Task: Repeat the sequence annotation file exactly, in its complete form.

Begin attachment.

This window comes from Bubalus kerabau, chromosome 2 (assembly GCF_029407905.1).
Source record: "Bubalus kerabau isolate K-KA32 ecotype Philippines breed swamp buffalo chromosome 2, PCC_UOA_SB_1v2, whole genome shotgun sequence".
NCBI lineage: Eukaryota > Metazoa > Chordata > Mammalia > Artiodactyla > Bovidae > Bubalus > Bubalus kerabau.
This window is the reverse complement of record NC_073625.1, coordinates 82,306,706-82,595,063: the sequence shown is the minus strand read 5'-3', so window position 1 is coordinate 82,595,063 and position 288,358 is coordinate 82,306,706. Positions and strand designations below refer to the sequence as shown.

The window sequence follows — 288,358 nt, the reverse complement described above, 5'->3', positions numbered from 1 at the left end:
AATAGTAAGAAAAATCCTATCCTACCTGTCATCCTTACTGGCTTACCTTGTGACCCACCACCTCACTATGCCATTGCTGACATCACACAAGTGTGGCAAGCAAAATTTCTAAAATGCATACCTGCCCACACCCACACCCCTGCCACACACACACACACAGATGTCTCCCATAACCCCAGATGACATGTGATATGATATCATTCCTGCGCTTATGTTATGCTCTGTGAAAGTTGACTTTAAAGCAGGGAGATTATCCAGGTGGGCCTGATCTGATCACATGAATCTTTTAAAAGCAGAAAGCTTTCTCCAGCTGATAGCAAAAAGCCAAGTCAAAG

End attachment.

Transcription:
This window comes from Bubalus kerabau, chromosome 2 (assembly GCF_029407905.1).
Source record: "Bubalus kerabau isolate K-KA32 ecotype Philippines breed swamp buffalo chromosome 2, PCC_UOA_SB_1v2, whole genome shotgun sequence".
NCBI lineage: Eukaryota > Metazoa > Chordata > Mammalia > Artiodactyla > Bovidae > Bubalus > Bubalus kerabau.
This window is the reverse complement of record NC_073625.1, coordinates 82,306,706-82,595,063: the sequence shown is the minus strand read 5'-3', so window position 1 is coordinate 82,595,063 and position 288,358 is coordinate 82,306,706. Positions and strand designations below refer to the sequence as shown.

The window sequence follows — 288,358 nt, the reverse complement described above, 5'->3', positions numbered from 1 at the left end:
AATAGTAAGAAAAATCCTATCCTACCTGTCATCCTTACTGGCTTACCTTGTGACCCACCACCTCACTATGCCATTGCTGACATCACACAAGTGTGGCAAGCAAAATTTCTAAAATGCATACCTGCCCACACCCACACCCCTGCCACACACACACACACAGATGTCTCCCATAACCCCAGATGACATGTGATATGATATCATTCCTGCGCTTATGTTATGCTCTGTGAAAGTTGACTTTAAAGCAGGGAGATTATCCAGGTGGGCCTGATCTGATCACATGAATCTTTTAAAAGCAGAAAGCTTTCTCCAGCTGATAGCAAAAAGCCAAGTCAAAG